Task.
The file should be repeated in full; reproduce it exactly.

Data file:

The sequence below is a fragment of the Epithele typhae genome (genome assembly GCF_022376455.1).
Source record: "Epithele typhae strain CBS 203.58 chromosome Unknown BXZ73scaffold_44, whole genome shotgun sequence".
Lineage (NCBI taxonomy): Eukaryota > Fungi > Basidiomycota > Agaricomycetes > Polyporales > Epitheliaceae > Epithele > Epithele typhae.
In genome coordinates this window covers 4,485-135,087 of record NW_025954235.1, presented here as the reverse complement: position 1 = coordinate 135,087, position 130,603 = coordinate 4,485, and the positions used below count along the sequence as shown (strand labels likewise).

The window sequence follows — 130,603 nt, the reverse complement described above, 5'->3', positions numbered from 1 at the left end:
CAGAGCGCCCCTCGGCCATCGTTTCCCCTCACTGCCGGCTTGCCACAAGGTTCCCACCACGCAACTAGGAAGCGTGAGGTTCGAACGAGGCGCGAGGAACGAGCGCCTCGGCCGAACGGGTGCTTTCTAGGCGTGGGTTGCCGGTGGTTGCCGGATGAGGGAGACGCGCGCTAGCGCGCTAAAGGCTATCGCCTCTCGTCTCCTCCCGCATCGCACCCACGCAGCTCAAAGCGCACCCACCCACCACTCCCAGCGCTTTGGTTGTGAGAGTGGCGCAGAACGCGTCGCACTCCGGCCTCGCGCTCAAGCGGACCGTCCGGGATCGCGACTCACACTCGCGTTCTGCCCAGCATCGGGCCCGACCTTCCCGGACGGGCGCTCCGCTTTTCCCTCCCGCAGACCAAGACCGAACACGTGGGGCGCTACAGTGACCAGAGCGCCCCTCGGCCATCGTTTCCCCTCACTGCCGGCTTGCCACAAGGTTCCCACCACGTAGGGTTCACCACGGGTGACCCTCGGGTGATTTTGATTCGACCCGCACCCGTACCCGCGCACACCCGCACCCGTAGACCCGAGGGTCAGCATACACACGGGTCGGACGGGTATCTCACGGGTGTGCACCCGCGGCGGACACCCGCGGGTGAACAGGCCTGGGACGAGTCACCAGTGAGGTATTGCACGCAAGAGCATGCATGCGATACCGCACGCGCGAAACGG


The sequence below is a fragment of the Epithele typhae genome (genome assembly GCF_022376455.1).
Source record: "Epithele typhae strain CBS 203.58 chromosome Unknown BXZ73scaffold_44, whole genome shotgun sequence".
Lineage (NCBI taxonomy): Eukaryota > Fungi > Basidiomycota > Agaricomycetes > Polyporales > Epitheliaceae > Epithele > Epithele typhae.
In genome coordinates this window covers 4,485-135,087 of record NW_025954235.1, presented here as the reverse complement: position 1 = coordinate 135,087, position 130,603 = coordinate 4,485, and the positions used below count along the sequence as shown (strand labels likewise).

The window sequence follows — 130,603 nt, the reverse complement described above, 5'->3', positions numbered from 1 at the left end:
CAGAGCGCCCCTCGGCCATCGTTTCCCCTCACTGCCGGCTTGCCACAAGGTTCCCACCACGCAACTAGGAAGCGTGAGGTTCGAACGAGGCGCGAGGAACGAGCGCCTCGGCCGAACGGGTGCTTTCTAGGCGTGGGTTGCCGGTGGTTGCCGGATGAGGGAGACGCGCGCTAGCGCGCTAAAGGCTATCGCCTCTCGTCTCCTCCCGCATCGCACCCACGCAGCTCAAAGCGCACCCACCCACCACTCCCAGCGCTTTGGTTGTGAGAGTGGCGCAGAACGCGTCGCACTCCGGCCTCGCGCTCAAGCGGACCGTCCGGGATCGCGACTCACACTCGCGTTCTGCCCAGCATCGGGCCCGACCTTCCCGGACGGGCGCTCCGCTTTTCCCTCCCGCAGACCAAGACCGAACACGTGGGGCGCTACAGTGACCAGAGCGCCCCTCGGCCATCGTTTCCCCTCACTGCCGGCTTGCCACAAGGTTCCCACCACGTAGGGTTCACCACGGGTGACCCTCGGGTGATTTTGATTCGACCCGCACCCGTACCCGCGCACACCCGCACCCGTAGACCCGAGGGTCAGCATACACACGGGTCGGACGGGTATCTCACGGGTGTGCACCCGCGGCGGACACCCGCGGGTGAACAGGCCTGGGACGAGTCACCAGTGAGGTATTGCACGCAAGAGCATGCATGCGATACCGCACGCGCGAAACGG